EAST RUTHERFORD, N.J. — The Seattle coaches and players kept asking Seahawks cornerback Richard Sherman if he needed help. Sherman was immersed in what Seattle coach Pete Carroll called a "dramatic, classic, classy, colossal" duel with New York Jets receiver Brandon Marshall on Sunday afternoon at MetLife Stadium.
In the first half, Marshall snatched three passes for 72 yards, including a 17-yard, second-quarter scoring blow with only 13 seconds left that made it Seattle 14, Jets 10 at halftime.
"So, we wanted to give Richard some extra help,” Seahawks linebacker Bobby Wagner said. “We kept checking to see if he would take it."
Sherman not only said no. He said hell no.
The pride and talent of Sherman epitomizes who the Seahawks are. They do not flee from confrontation. They expect defense to be their spine.
None among them can talk it and walk it quite like Sherman. If he’s getting zapped, the whole thing folds.
Few can be as chatty and prickly as Marshall and Sherman. An elite receiver. An elite cornerback. A pair whose games and mouths roar.
"The thing is, we did very little talking to each other,” Sherman said. “There is a great measure of respect there. We know each other. I had been playing him face-to-face for the whole game. And then I just said to heck with it. I am going to make a play on the ball. I’m going to play the ball."
I asked him to tell me a little more about the interception.
He answered: "Which one?"
What a shtick. What an artist. What a bunch, this brand of Seahawks, back at it again with force and confidence after they tattered the Jets 27-17 to move to a 3-1 record and drop the Jets to 1-3.
Seattle has won 10 or more games for four consecutive seasons. They have been a playoff team in each. They reached consecutive Super Bowls before failing to get there last year. They won that first one. They lost the second in that gut-wrenching finish to the New England Patriots.
They swore they weren’t in a hangover from it last year.
They certainly looked reborn now. They are healthier, the pieces are complementing, the quarterback (Russell Wilson) is elevating, and the defense is back to being boss.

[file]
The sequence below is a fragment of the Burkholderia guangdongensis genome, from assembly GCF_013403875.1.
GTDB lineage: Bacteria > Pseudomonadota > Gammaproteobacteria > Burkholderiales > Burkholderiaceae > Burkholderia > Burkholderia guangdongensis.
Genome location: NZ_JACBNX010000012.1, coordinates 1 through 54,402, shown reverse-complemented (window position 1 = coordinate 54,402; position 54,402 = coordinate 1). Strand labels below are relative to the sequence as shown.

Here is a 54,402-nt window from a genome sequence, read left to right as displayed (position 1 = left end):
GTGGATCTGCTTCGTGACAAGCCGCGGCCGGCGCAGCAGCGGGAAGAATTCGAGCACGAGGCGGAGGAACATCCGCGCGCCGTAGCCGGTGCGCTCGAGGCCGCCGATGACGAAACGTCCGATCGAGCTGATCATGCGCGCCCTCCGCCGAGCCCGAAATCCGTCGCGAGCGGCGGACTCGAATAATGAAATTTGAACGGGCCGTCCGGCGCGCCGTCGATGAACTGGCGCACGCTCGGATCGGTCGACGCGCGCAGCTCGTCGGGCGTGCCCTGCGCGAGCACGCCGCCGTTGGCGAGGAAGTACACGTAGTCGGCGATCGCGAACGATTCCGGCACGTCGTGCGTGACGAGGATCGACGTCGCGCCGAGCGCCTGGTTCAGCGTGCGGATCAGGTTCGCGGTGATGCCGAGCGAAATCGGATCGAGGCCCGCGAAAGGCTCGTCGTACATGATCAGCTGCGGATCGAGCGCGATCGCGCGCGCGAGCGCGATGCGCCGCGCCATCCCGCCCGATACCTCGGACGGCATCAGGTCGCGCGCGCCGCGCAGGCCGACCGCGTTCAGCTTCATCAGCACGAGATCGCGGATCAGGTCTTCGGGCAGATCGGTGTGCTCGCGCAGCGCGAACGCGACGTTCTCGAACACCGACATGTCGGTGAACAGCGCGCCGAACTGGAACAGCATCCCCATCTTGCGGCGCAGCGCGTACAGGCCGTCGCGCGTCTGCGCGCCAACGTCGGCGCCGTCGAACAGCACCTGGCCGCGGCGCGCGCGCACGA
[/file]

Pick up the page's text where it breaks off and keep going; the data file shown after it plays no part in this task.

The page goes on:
That means Richard Sherman is back to being premier.
He would tell you he never left that status. But Marshall showed him in the first half that there was work to be done. Sherman took note. Marshall caught one ball for 27 yards in the second half. And the first of Sherman’s two fourth-quarter interceptions was a theatric game-changer.
It was early in the fourth quarter, the Jets trailed, 17-10, and they were driving. Jets quarterback Ryan Fitzpatrick tossed a pass Marshall’s way and Sherman was nailed for pass interference. Marshall caught it anyway, for 17 yards, to the Jets’ 47.
Boldly, Fitzpatrick on the next play went right back to Marshall, right back at Sherman, a lob left down the sideline. Sherman had enough of the face-to-face stuff. To heck with that. He turned to the ball. He was going to make a play on the ball. He did. He swiped it. Seattle then drove and scored to make it 24-10 with 12:20 left. Seattle did not blink afterward.
Safety Early Thomas earned an interception with 5:49 left. Sherman grabbed his second with 55 seconds left.
Which one? The first one. That one stirred the Seahawks.
"I look at it like this," Sherman said. "How many times are you going to play with fire?"